Chicago Bears coach Matt Nagy took the painful march to the podium to meet with members of Chicago’s media Monday following one of the worst offensive performances in franchise history. The Bears managed one net-yard passing and 46 rushing yards in a 26-6 loss to the Cleveland Browns Sunday, and it was Nagy who was charged with providing answers for what went wrong.
Unfortunately, and predictably, Nagy didn’t give those answers. Instead, he was very Socratic with his messaging.
“When you don’t have the success we had on offense [Sunday], with a rookie quarterback in Justin, of course it keeps you up at night, because you want to figure out why,” Nagy said. “So we’re looking at everything right now. Looking at everything—I think that’s being completely honest with you, and real. I care about this situation immensely. Our players care. Our coaches care. So we gotta figure it out and we’ve got to figure it out fast.”
Read between the lines of Nagy’s answer and all he’s doing is answering a question with a question. Almost 24 hours after Week 3’s final whistle and with the benefit of watching film (probably several times), Nagy’s camouflaged ‘I don’t knows’ have reached a breaking point. But the most discouraging part of Nagy’s media session was when he failed to commit to rookie Justin Fields for Week 4’s contest against the Detroit Lions.
Nagy told reporters that all three Bears quarterbacks—Fields, Andy Dalton, and Nick Foles—are under consideration for the start next Sunday. To be fair, he conditioned his response with health as a factor (Fields banged up his hand Sunday and Dalton is still recovering from a bone bruise in his knee). But the fact Nagy is playing this game of cat and mouse at quarterback is mind-numbing.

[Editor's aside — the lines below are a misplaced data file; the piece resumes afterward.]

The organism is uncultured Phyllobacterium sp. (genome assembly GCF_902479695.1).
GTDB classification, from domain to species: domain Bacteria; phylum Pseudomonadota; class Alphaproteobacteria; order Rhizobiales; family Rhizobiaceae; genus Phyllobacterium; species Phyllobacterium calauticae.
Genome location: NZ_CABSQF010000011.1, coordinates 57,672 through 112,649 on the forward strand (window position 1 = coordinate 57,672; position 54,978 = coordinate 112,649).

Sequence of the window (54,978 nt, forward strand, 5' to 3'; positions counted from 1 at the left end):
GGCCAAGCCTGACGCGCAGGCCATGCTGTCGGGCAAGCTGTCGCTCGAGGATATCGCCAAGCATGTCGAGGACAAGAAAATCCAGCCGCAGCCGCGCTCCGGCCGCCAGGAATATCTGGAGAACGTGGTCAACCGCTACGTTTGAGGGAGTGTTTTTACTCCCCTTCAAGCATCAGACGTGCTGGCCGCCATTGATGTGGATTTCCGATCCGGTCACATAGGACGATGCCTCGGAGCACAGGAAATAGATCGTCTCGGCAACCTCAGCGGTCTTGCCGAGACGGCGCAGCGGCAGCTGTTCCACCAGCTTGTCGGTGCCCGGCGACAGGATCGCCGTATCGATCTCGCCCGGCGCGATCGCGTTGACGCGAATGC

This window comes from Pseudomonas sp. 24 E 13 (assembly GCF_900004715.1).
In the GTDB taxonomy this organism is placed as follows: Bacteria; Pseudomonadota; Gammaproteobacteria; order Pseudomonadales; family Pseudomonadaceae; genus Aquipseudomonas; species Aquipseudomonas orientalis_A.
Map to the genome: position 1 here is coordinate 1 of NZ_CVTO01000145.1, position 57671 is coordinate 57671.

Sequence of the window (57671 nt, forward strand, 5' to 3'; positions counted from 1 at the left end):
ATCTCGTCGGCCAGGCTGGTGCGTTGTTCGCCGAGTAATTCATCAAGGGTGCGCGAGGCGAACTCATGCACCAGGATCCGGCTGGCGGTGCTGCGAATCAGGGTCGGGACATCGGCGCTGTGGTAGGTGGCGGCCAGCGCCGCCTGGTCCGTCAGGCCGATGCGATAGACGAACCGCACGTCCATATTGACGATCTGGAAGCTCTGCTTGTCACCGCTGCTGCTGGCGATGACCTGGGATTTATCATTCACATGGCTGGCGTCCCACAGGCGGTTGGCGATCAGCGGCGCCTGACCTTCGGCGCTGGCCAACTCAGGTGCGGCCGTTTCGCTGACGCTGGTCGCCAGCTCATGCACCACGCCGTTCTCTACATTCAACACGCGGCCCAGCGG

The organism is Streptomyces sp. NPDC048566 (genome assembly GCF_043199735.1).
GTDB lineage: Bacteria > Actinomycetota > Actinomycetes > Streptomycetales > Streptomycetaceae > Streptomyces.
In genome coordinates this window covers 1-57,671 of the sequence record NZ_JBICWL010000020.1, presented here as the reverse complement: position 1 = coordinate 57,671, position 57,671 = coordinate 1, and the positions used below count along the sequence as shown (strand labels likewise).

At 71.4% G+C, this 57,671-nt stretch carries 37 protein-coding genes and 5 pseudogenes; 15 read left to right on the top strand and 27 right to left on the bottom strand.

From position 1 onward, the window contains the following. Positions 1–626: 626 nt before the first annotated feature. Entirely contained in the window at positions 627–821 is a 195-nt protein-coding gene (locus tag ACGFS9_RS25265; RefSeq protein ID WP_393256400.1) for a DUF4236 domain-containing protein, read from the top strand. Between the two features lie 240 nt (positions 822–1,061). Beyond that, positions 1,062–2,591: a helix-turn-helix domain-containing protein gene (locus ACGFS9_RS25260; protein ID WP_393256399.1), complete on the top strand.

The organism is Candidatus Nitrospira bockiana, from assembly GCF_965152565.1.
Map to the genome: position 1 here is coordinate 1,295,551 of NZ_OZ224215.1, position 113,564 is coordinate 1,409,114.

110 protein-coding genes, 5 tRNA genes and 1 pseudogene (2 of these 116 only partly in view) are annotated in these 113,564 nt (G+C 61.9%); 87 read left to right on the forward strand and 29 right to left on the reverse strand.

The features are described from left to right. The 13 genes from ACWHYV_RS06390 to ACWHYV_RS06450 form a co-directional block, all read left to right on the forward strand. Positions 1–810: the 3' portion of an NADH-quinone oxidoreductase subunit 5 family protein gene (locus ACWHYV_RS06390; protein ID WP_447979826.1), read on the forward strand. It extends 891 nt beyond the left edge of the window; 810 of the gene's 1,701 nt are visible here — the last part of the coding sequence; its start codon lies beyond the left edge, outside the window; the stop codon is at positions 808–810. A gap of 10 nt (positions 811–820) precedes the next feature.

“We’re working through that,” Nagy said of the team’s QB situation.
Foles should never—ever—be included in the starting quarterback conversation for Chicago in 2021. The Bears had an extended look at the former Super Bowl winner in 2020 when he started seven games (appeared in nine) and finished the year throwing for 1,852 yards with 10 touchdowns and eight interceptions. He was nothing more than the middling journeyman he’s been throughout his career. To suggest he could actually start a game for Chicago in a season when there’s a first-round blue-chipper at the position on the roster is ludicrous.
The wiser approach by the Bears would be to commit to Fields for the rest of the season—and they should make that commitment right now following what many would characterize as an extremely disappointing debut for the 11th overall pick. Fields finished Sunday’s game completing 6-of-20 passes for 68 yards.
Still, the fastest way for the Bears to fix their offense and to restore any confidence in the future of the organization is to let Fields lead the team for the final 14 games. He’ll take his lumps (literally), but good—if not special—moments will come too. He needs a real and legitimate chance to make those moments happen.
This is a simple decision. This isn’t rocket science. But neither is calling plays that allow a player like Fields to take advantage of his God-given gifts. Nagy already proved he’s capable of messing that up, so nothing would be surprising when it comes to his handling of the game’s most important position.